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Author Topic: How to keep my emergency lanterns charged?  (Read 589 times)
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I have some "emergency" lanterns, intended to be used during the occasional power failure. They have SLA (sealed lead-acid) batteries. They are apparently not supposed to be continually charged, nor are they supposed to be completely discharged:



By their nature, emergency lights are not the sorts of things you use every day, so they don't get routinely charged/checked. What tends to happen (to me anyway) is that I remember to recharge them every 6 months or so for a year or two, and then forget about them. Then after two years, when the power fails, they are dead, and their entire purpose is wasted.

There must be a better way, musn't there? Perhaps have some sort of voltage monitoring on the battery terminals, and then, when it gets too low (whatever that is precisely) the Arduino (or similar) switches on the plug-pack to recharge the battery back up to maximum.

Does anyone have any good suggestions or tips about the best way of achieving this?
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You might want to google for automatic battery float charger like below and see what appears I assume the normal charged battery voltages is ~6v. You might get an inexpensive trickle charger (bottom) and drop the 12v down to near the required voltage for the battery you have by putting diodes/LEDs in the current flow path. If you have two batterys, put them in series and use the standard 12v battery trickle charger.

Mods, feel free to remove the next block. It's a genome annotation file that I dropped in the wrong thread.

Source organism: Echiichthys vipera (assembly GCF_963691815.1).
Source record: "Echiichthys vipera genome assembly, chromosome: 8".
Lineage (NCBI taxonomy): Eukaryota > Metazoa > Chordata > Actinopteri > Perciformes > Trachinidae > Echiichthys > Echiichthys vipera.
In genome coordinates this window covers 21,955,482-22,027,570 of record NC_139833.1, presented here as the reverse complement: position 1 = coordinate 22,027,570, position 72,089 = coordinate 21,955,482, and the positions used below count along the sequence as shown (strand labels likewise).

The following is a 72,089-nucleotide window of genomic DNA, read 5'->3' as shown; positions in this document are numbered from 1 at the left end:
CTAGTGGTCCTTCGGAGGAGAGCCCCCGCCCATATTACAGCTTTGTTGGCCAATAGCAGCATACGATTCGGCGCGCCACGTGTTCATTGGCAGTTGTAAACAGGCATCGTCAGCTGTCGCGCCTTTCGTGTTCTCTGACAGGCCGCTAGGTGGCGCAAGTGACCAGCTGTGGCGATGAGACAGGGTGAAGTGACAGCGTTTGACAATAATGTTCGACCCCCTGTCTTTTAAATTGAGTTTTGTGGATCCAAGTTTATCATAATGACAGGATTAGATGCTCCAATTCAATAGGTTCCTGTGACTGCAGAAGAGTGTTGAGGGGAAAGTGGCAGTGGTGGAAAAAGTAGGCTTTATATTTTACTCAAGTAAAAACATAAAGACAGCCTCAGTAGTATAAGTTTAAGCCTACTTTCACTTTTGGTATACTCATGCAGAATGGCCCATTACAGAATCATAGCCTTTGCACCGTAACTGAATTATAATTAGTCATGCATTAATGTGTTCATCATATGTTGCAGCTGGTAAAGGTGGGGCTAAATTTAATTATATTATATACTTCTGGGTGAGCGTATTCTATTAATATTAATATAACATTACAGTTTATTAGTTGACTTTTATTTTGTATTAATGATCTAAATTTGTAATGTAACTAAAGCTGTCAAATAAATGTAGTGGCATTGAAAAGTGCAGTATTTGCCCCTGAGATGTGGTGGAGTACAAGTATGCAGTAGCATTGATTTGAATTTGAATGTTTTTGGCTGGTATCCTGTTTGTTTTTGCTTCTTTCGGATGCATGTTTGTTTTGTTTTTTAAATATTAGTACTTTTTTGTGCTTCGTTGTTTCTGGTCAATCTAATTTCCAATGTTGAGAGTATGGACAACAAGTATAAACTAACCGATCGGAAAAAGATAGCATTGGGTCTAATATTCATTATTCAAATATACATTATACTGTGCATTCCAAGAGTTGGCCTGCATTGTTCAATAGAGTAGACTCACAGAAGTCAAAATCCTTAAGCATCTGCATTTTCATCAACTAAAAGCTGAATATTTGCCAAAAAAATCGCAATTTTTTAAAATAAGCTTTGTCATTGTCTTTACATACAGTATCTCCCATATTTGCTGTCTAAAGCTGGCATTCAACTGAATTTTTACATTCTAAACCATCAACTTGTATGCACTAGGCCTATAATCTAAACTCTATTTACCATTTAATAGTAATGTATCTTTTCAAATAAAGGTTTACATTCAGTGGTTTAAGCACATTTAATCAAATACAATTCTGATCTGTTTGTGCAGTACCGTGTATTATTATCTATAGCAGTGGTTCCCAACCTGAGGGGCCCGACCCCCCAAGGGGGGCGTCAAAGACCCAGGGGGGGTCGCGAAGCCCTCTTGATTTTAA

https://www.google.com/search?hl=en&as_q=automatic+battery+float+charger+&as_epq=&as_oq=&as_eq=&as_nlo=&as_nhi=&lr=&cr=&as_qdr=all&as_sitesearch=&as_occt=any&safe=off&tbs=&as_filetype=&as_rights=

http://www.harborfreight.com/automatic-battery-float-charger-42292.html
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These lanterns have a base that you have to unscrew, then four more screws to take out a retaining bit of plastic, to get at the actual battery. So if I remove the battery and put it on a float charger it isn't really ready for use in an emergency, although I suppose I could reassemble it (them) using a torch.
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DIY?...

Drill a hole,  add a couple of wires to a connector (your standard, plug in toy type  ( () )  connector (where you just drilled a hole or two) and then simply have a couple of wires leading from the battery terminals +/gnd to your, then do the same the other end but a cable that plugs into that and hooks up to your float charger, that way you can not only leave it on float (because there's no regulation in the emergency charger) and when the power goes out, you know it's fully charged, unplug it and go no mess....
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